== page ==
“Kimono My House” by Sparks - album review

features in: Album Chart of 1974Album Chart of the Decade: 1970s1001 Albums You Must Hear Before You Die external-link.png

TJR says

“Kimono My House”? Groan. I guess with the bona-fide front-cover Geisha randoms – who were plucked by chance from the confines of a touring Japanese dance company – they just about get away with it. The skinny-flints creating these sparks (hee-hee, two can play at their game) were Ron Mael (28) chief-songwriter and keyboardist, famously inanimate with an Adolf Hitler moustache, and his younger brother Russell Mael (25) a hyperactive showman and expressive singer who spends a great deal of the time in dramatic falsetto. The two broke-up their American band as they looked to progress their vision – this LP was wholly conceived, recorded and presented in an English environment, with new English musicians, and was pooling from the glam-well, seemingly a world-famous attraction. On paper, the whole thing could have been a cheese-fest disaster-zone, but the end-results show them to be ten-times cleverer than Sweet and twice-as-cool as Queen. The lyrics are as clever as they are funny, the music’s smart, and the hooks catchy.

The new Sparks were presented as a quintet on the lead single, “This Town Ain’t Big Enough For The Both Of Us”, which was launched upon an unsuspecting British public in April, 1974. A pseudo-camp, but slightly edgy, spaghetti-western drama was just what we’ve been waiting for said they, and the single shot to No.2 in the hit parade. Sparks were immediately in vogue – highly successful and hip, a nice artistic combo if you can get it. The stomping “Amateur Hour” is next up; this was the follow-up single to “This Town” and kept the chart momentum going – a summertime UK Top 10 pop-pickers. Alright? Not arf! Sigh, if only all pop hits could be this gutsy and vital. Improbably, the bar is raised again on the third track, “Falling In Love With Myself Again”, a wonky selfish-sod waltz with the immortal lines: “I bring home the bacon and eat it myself, Here's to my health, Hope that I am feeling well”. Another fave on side 2 is “Talent Is An Asset”, a xylophone-led rock n roll paen-to-Einstein with great lyrics such as “Talent is relative, that's hypothetical, we are his relatives, that's parenthetical, spare your superlatives, there's the receptacle” and a highly catchy 50 seconds ending where Russell repeats a high-end refrain over and over, leaving an irresistible melody floating around your head for at least, well, a minute or two anyway. “Equator” leaves the album on a wonderful high octavely and spiritually; Russell is boiling-mad that his girlfriend has failed to show up on the Equator where he had arranged to meet her. Don’t you just hate when that happens? It’s high-time these burning issues were being properly addressed. Well played Sparks.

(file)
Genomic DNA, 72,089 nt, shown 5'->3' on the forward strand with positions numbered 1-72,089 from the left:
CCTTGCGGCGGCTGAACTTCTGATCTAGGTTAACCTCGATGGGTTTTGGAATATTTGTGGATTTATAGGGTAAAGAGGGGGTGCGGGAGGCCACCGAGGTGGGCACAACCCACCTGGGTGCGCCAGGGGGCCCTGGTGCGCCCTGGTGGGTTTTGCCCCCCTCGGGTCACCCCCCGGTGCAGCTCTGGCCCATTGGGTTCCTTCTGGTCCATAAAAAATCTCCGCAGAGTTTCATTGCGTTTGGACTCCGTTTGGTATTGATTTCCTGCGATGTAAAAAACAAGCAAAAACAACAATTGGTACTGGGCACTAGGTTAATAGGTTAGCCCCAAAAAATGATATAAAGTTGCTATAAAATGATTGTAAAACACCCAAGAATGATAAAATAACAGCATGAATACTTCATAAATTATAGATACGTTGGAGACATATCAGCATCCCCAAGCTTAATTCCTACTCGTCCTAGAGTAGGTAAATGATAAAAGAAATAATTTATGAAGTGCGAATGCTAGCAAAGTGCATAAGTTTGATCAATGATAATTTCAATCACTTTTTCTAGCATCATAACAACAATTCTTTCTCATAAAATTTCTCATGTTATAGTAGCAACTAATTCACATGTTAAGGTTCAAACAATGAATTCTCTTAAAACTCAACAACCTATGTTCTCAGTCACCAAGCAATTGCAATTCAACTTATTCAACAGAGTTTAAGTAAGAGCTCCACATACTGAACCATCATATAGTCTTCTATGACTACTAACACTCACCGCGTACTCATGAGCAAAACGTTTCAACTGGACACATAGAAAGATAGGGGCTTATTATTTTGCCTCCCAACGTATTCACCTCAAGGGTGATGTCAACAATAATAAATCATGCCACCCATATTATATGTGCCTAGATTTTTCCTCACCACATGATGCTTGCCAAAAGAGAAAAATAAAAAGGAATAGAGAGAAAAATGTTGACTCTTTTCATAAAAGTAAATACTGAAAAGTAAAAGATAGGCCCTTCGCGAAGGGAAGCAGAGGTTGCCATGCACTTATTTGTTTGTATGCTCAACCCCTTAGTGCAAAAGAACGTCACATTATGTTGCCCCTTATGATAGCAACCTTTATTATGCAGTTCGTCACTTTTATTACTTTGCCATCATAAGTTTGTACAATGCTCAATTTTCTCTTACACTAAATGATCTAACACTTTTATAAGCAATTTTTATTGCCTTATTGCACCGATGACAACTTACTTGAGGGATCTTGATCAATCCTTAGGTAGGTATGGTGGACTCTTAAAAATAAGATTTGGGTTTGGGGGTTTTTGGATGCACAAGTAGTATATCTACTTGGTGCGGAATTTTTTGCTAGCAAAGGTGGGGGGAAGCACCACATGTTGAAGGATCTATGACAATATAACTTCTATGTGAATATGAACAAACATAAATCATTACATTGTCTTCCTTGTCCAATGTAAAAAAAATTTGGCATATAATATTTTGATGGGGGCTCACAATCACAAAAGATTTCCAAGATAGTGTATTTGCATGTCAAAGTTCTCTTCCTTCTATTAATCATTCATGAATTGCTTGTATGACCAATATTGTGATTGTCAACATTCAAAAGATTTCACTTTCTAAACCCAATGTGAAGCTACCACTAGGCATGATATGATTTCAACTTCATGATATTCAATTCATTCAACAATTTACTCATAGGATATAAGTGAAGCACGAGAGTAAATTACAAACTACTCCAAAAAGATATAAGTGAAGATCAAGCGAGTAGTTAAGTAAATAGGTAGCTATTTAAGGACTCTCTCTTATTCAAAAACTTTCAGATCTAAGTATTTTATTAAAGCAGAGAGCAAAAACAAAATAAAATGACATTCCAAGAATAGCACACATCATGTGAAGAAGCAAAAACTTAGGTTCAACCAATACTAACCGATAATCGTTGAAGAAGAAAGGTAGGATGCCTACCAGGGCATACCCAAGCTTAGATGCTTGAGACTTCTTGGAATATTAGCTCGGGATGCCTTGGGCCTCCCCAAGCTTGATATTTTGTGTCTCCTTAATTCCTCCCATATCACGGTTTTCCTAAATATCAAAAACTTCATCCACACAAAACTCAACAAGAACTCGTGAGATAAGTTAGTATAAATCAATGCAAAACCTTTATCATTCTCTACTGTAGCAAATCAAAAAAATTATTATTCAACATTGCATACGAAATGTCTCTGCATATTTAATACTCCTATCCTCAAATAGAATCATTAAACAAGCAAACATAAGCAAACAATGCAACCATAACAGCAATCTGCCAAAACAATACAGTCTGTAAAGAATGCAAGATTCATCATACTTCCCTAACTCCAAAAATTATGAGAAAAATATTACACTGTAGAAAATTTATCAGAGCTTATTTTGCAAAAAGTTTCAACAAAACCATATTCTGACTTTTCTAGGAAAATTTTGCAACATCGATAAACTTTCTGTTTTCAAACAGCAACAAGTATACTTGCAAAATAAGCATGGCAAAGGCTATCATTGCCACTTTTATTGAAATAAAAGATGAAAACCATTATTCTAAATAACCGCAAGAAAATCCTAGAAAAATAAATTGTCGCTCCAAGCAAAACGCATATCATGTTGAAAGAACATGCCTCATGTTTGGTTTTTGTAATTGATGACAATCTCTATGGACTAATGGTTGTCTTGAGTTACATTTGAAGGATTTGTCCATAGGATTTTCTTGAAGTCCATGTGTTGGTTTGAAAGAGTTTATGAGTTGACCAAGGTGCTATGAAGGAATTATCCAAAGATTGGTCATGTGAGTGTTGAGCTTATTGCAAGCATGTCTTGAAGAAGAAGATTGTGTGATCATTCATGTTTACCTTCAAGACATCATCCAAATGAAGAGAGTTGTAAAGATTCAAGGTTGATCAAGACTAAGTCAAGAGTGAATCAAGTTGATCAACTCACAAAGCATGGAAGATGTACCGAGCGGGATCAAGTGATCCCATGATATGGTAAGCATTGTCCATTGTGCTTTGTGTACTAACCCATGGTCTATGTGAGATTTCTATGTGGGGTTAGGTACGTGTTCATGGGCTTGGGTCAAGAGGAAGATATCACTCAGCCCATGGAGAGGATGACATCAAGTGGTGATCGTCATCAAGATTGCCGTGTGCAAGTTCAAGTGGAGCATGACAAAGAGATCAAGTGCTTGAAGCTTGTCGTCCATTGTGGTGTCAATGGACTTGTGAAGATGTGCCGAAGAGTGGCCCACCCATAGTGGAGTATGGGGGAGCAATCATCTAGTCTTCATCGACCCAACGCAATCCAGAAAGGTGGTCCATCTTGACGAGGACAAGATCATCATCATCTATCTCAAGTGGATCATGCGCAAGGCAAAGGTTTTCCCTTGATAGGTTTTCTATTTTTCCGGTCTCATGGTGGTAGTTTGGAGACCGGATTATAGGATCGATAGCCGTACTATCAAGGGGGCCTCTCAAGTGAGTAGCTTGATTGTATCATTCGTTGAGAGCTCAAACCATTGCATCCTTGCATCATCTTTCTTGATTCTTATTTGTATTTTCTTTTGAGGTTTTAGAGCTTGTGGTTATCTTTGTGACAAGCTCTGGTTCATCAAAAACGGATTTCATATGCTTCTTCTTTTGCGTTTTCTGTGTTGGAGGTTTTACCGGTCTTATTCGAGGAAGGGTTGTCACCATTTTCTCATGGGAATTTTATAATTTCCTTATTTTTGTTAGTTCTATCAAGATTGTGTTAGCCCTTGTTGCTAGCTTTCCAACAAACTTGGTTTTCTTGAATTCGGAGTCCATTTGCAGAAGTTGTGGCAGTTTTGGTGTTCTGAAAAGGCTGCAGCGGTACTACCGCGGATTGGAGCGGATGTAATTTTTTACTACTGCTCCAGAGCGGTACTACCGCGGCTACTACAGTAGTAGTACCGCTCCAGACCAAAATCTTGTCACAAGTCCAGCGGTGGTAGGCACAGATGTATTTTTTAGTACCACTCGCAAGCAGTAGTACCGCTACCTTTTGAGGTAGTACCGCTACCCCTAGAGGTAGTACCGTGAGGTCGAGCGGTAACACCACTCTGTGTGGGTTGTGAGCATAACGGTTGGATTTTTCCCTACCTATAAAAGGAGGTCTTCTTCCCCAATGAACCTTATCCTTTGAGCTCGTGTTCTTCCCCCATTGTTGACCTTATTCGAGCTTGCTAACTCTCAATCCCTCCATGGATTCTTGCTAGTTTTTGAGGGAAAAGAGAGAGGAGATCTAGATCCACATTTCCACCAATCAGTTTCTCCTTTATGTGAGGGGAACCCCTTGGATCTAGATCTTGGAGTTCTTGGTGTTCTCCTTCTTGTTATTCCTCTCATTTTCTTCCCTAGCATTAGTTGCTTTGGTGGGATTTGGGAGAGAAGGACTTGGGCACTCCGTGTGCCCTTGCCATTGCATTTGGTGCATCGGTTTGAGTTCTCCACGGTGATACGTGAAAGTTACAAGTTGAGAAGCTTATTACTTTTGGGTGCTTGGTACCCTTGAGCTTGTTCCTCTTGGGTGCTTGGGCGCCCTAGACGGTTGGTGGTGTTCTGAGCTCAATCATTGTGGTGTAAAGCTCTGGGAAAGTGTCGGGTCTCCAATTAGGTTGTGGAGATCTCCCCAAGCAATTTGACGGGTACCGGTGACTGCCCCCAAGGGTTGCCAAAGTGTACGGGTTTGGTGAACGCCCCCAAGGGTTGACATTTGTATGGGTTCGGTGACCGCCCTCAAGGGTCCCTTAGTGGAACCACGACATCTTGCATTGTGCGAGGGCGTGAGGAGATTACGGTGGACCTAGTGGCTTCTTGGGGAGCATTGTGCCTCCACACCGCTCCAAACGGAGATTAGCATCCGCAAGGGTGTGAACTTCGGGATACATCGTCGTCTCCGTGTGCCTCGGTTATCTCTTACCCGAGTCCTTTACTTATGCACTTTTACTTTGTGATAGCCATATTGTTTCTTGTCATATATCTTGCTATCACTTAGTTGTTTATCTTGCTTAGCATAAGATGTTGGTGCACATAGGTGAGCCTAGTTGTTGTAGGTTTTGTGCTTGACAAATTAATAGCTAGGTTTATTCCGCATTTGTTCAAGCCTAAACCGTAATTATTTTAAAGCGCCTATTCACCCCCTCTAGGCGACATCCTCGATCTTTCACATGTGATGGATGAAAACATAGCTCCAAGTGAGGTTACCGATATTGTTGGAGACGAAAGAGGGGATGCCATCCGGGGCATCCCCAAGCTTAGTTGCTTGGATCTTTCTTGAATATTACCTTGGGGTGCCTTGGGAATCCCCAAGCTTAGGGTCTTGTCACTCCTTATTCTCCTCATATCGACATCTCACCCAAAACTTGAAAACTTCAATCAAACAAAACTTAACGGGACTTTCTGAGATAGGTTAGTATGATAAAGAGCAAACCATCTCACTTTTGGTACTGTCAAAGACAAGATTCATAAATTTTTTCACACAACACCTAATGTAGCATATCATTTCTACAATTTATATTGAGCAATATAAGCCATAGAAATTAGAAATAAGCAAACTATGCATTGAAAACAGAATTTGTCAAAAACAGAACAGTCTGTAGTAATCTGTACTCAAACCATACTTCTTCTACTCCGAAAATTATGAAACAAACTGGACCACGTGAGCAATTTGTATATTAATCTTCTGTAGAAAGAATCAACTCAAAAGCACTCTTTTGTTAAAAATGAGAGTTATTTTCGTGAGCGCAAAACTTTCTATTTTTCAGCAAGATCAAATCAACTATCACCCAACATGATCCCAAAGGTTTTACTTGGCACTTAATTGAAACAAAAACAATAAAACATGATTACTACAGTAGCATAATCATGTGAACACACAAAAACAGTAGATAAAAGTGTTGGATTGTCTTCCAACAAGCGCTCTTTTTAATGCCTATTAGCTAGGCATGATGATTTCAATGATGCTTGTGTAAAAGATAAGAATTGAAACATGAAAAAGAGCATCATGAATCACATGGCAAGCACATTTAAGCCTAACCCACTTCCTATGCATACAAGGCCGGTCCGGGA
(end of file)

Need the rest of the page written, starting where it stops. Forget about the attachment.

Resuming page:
The Jukebox Rebel

A1 [03:05] 7.2.png Sparks - This Town Ain’t Big Enough For Both Of Us (Ron Mael) New Wave
A2 [03:37] 7.6.png Sparks - Amateur Hour (Ron Mael) New Wave
A3 [03:03] 8.2.png Sparks - Falling In Love With Myself Again (Ron Mael) Cerebral Pop
A4 [02:48] 6.0.png Sparks - Here In Heaven (Ron Mael) Cerebral Pop
A5 [05:07] 5.8.png Sparks - Thank God It’s Not Christmas (Ron Mael) Cerebral Pop
B1 [03:52] 5.5.png Sparks - Hasta Mañana, Monsieur (Ron Mael, Russell Mael) Cerebral Pop
B2 [03:21] 6.9.png Sparks - Talent Is An Asset (Ron Mael) Pop
B3 [02:50] 5.9.png Sparks - Complaints (Ron Mael) Pop
B4 [03:48] 6.2.png Sparks - In My Family (Ron Mael, Russell Mael) New Wave
B5 [04:42] 7.7.png Sparks - Equator (Ron Mael) Cerebral Pop

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